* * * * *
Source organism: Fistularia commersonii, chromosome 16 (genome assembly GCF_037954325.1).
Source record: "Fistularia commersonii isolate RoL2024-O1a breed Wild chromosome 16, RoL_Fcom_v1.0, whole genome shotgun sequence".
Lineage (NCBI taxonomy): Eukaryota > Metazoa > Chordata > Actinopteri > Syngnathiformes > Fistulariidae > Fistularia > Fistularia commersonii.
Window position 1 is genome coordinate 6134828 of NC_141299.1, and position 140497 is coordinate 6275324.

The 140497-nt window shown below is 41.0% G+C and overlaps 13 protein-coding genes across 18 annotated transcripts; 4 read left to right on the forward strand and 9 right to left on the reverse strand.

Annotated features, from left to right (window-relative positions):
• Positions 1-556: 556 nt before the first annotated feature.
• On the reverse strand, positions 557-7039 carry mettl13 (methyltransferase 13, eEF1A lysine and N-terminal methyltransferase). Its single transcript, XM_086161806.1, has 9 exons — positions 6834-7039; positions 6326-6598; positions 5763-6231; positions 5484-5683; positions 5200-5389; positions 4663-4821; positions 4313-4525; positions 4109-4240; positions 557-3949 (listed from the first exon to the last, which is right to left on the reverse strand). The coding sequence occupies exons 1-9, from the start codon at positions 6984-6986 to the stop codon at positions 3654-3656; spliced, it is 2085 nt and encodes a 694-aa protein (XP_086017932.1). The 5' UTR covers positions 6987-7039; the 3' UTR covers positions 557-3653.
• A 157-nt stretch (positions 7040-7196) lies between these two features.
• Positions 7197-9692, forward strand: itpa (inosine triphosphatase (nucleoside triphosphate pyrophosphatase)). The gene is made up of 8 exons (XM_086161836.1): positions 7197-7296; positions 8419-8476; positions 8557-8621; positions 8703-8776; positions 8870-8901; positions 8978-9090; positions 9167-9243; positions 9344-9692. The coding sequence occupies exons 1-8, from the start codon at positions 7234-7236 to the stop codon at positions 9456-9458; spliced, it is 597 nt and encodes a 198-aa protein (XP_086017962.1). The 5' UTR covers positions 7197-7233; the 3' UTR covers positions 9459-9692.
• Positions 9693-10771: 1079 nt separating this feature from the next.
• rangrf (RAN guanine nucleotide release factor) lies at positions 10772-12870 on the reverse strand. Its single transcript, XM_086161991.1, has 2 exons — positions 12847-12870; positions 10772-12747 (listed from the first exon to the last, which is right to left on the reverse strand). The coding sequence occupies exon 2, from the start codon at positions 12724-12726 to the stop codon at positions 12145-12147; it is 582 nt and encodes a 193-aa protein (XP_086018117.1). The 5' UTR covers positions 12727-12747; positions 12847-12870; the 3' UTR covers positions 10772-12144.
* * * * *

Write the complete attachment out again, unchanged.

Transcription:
Source organism: Fistularia commersonii, chromosome 16 (genome assembly GCF_037954325.1).
Source record: "Fistularia commersonii isolate RoL2024-O1a breed Wild chromosome 16, RoL_Fcom_v1.0, whole genome shotgun sequence".
Lineage (NCBI taxonomy): Eukaryota > Metazoa > Chordata > Actinopteri > Syngnathiformes > Fistulariidae > Fistularia > Fistularia commersonii.
Window position 1 is genome coordinate 6134828 of NC_141299.1, and position 140497 is coordinate 6275324.

The 140497-nt window shown below is 41.0% G+C and overlaps 13 protein-coding genes across 18 annotated transcripts; 4 read left to right on the forward strand and 9 right to left on the reverse strand.

Annotated features, from left to right (window-relative positions):
• Positions 1-556: 556 nt before the first annotated feature.
• On the reverse strand, positions 557-7039 carry mettl13 (methyltransferase 13, eEF1A lysine and N-terminal methyltransferase). Its single transcript, XM_086161806.1, has 9 exons — positions 6834-7039; positions 6326-6598; positions 5763-6231; positions 5484-5683; positions 5200-5389; positions 4663-4821; positions 4313-4525; positions 4109-4240; positions 557-3949 (listed from the first exon to the last, which is right to left on the reverse strand). The coding sequence occupies exons 1-9, from the start codon at positions 6984-6986 to the stop codon at positions 3654-3656; spliced, it is 2085 nt and encodes a 694-aa protein (XP_086017932.1). The 5' UTR covers positions 6987-7039; the 3' UTR covers positions 557-3653.
• A 157-nt stretch (positions 7040-7196) lies between these two features.
• Positions 7197-9692, forward strand: itpa (inosine triphosphatase (nucleoside triphosphate pyrophosphatase)). The gene is made up of 8 exons (XM_086161836.1): positions 7197-7296; positions 8419-8476; positions 8557-8621; positions 8703-8776; positions 8870-8901; positions 8978-9090; positions 9167-9243; positions 9344-9692. The coding sequence occupies exons 1-8, from the start codon at positions 7234-7236 to the stop codon at positions 9456-9458; spliced, it is 597 nt and encodes a 198-aa protein (XP_086017962.1). The 5' UTR covers positions 7197-7233; the 3' UTR covers positions 9459-9692.
• Positions 9693-10771: 1079 nt separating this feature from the next.
• rangrf (RAN guanine nucleotide release factor) lies at positions 10772-12870 on the reverse strand. Its single transcript, XM_086161991.1, has 2 exons — positions 12847-12870; positions 10772-12747 (listed from the first exon to the last, which is right to left on the reverse strand). The coding sequence occupies exon 2, from the start codon at positions 12724-12726 to the stop codon at positions 12145-12147; it is 582 nt and encodes a 193-aa protein (XP_086018117.1). The 5' UTR covers positions 12727-12747; positions 12847-12870; the 3' UTR covers positions 10772-12144.